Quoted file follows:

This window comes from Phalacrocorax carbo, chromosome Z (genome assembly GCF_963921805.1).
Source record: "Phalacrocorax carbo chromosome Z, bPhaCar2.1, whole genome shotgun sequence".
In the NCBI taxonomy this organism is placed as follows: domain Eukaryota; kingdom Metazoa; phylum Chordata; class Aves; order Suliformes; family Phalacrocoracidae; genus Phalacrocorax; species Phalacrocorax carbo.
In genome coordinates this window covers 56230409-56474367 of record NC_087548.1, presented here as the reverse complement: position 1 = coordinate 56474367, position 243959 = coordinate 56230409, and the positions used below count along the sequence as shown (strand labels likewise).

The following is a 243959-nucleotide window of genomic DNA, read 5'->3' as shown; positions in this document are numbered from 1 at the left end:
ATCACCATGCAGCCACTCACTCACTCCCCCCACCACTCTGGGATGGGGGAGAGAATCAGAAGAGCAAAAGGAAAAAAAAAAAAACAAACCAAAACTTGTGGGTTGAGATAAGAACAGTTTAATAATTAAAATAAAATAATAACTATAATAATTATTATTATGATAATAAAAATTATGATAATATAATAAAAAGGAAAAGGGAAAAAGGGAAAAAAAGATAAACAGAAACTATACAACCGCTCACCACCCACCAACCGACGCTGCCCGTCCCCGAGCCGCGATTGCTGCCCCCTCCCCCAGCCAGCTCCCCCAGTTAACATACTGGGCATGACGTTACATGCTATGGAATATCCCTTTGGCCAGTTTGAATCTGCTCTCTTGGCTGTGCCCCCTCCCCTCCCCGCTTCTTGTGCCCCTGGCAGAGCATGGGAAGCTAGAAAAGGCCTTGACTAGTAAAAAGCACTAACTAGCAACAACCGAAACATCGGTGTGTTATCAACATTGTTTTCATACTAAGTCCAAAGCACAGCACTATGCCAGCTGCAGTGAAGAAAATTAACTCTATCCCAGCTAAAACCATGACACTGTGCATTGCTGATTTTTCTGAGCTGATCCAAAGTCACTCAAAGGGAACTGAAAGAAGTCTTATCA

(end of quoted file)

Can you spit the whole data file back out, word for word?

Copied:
This window comes from Phalacrocorax carbo, chromosome Z (genome assembly GCF_963921805.1).
Source record: "Phalacrocorax carbo chromosome Z, bPhaCar2.1, whole genome shotgun sequence".
In the NCBI taxonomy this organism is placed as follows: domain Eukaryota; kingdom Metazoa; phylum Chordata; class Aves; order Suliformes; family Phalacrocoracidae; genus Phalacrocorax; species Phalacrocorax carbo.
In genome coordinates this window covers 56230409-56474367 of record NC_087548.1, presented here as the reverse complement: position 1 = coordinate 56474367, position 243959 = coordinate 56230409, and the positions used below count along the sequence as shown (strand labels likewise).

The following is a 243959-nucleotide window of genomic DNA, read 5'->3' as shown; positions in this document are numbered from 1 at the left end:
ATCACCATGCAGCCACTCACTCACTCCCCCCACCACTCTGGGATGGGGGAGAGAATCAGAAGAGCAAAAGGAAAAAAAAAAAAACAAACCAAAACTTGTGGGTTGAGATAAGAACAGTTTAATAATTAAAATAAAATAATAACTATAATAATTATTATTATGATAATAAAAATTATGATAATATAATAAAAAGGAAAAGGGAAAAAGGGAAAAAAAGATAAACAGAAACTATACAACCGCTCACCACCCACCAACCGACGCTGCCCGTCCCCGAGCCGCGATTGCTGCCCCCTCCCCCAGCCAGCTCCCCCAGTTAACATACTGGGCATGACGTTACATGCTATGGAATATCCCTTTGGCCAGTTTGAATCTGCTCTCTTGGCTGTGCCCCCTCCCCTCCCCGCTTCTTGTGCCCCTGGCAGAGCATGGGAAGCTAGAAAAGGCCTTGACTAGTAAAAAGCACTAACTAGCAACAACCGAAACATCGGTGTGTTATCAACATTGTTTTCATACTAAGTCCAAAGCACAGCACTATGCCAGCTGCAGTGAAGAAAATTAACTCTATCCCAGCTAAAACCATGACACTGTGCATTGCTGATTTTTCTGAGCTGATCCAAAGTCACTCAAAGGGAACTGAAAGAAGTCTTATCA